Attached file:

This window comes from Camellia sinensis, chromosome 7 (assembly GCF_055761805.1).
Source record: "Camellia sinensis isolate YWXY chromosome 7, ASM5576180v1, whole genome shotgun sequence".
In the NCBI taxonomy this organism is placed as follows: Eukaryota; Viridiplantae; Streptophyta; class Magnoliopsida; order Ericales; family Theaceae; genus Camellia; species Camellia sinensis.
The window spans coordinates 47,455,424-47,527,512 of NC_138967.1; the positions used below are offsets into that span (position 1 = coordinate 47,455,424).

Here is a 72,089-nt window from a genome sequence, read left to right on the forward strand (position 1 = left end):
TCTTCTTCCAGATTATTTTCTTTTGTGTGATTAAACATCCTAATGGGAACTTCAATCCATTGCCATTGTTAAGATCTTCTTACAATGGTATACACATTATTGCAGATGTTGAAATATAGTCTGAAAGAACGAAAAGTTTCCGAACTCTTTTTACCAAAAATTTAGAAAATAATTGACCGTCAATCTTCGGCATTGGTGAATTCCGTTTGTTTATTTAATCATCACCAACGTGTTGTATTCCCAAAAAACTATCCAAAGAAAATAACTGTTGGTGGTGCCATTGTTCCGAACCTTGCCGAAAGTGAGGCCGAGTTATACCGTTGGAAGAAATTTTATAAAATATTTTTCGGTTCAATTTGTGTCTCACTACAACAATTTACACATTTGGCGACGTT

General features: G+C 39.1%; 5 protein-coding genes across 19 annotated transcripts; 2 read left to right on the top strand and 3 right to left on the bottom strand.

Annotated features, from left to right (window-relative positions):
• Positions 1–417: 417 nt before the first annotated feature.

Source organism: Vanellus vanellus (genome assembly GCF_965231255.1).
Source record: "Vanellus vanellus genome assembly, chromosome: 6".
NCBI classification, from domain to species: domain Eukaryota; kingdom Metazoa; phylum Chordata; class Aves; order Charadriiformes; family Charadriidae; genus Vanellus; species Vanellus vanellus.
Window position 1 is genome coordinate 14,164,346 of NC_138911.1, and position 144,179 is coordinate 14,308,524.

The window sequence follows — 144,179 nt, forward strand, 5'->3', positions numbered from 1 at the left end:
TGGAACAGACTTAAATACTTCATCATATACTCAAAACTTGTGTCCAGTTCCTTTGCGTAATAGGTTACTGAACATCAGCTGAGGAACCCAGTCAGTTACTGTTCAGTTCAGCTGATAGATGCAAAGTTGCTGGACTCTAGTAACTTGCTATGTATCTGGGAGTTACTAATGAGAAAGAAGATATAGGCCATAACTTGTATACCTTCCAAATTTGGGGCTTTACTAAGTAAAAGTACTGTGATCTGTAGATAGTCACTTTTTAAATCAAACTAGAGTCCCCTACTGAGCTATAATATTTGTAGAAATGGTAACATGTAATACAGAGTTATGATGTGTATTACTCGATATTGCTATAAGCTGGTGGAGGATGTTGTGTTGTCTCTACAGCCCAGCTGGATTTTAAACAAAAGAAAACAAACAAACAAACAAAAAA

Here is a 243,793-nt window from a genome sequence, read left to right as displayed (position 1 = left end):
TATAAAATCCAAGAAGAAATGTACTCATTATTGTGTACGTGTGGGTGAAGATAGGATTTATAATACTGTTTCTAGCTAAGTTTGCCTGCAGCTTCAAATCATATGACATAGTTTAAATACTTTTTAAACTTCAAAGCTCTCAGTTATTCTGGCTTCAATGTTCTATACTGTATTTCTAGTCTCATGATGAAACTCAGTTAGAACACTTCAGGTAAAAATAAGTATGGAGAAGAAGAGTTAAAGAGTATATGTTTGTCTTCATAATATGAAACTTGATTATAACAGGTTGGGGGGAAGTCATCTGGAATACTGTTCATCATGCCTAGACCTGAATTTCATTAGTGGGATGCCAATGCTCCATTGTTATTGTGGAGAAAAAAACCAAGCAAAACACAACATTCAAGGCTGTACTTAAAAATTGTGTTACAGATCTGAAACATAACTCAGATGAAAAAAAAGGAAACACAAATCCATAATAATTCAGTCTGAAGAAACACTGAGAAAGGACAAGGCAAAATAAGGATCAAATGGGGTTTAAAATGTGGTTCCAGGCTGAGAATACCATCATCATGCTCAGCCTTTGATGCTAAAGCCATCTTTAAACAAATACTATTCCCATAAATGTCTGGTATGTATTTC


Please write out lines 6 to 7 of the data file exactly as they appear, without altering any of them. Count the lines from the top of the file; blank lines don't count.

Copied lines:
TCTTCTTCCAGATTATTTTCTTTTGTGTGATTAAACATCCTAATGGGAACTTCAATCCATTGCCATTGTTAAGATCTTCTTACAATGGTATACACATTATTGCAGATGTTGAAATATAGTCTGAAAGAACGAAAAGTTTCCGAACTCTTTTTACCAAAAATTTAGAAAATAATTGACCGTCAATCTTCGGCATTGGTGAATTCCGTTTGTTTATTTAATCATCACCAACGTGTTGTATTCCCAAAAAACTATCCAAAGAAAATAACTGTTGGTGGTGCCATTGTTCCGAACCTTGCCGAAAGTGAGGCCGAGTTATACCGTTGGAAGAAATTTTATAAAATATTTTTCGGTTCAATTTGTGTCTCACTACAACAATTTACACATTTGGCGACGTT

General features: G+C 39.1%; 5 protein-coding genes across 19 annotated transcripts; 2 read left to right on the top strand and 3 right to left on the bottom strand.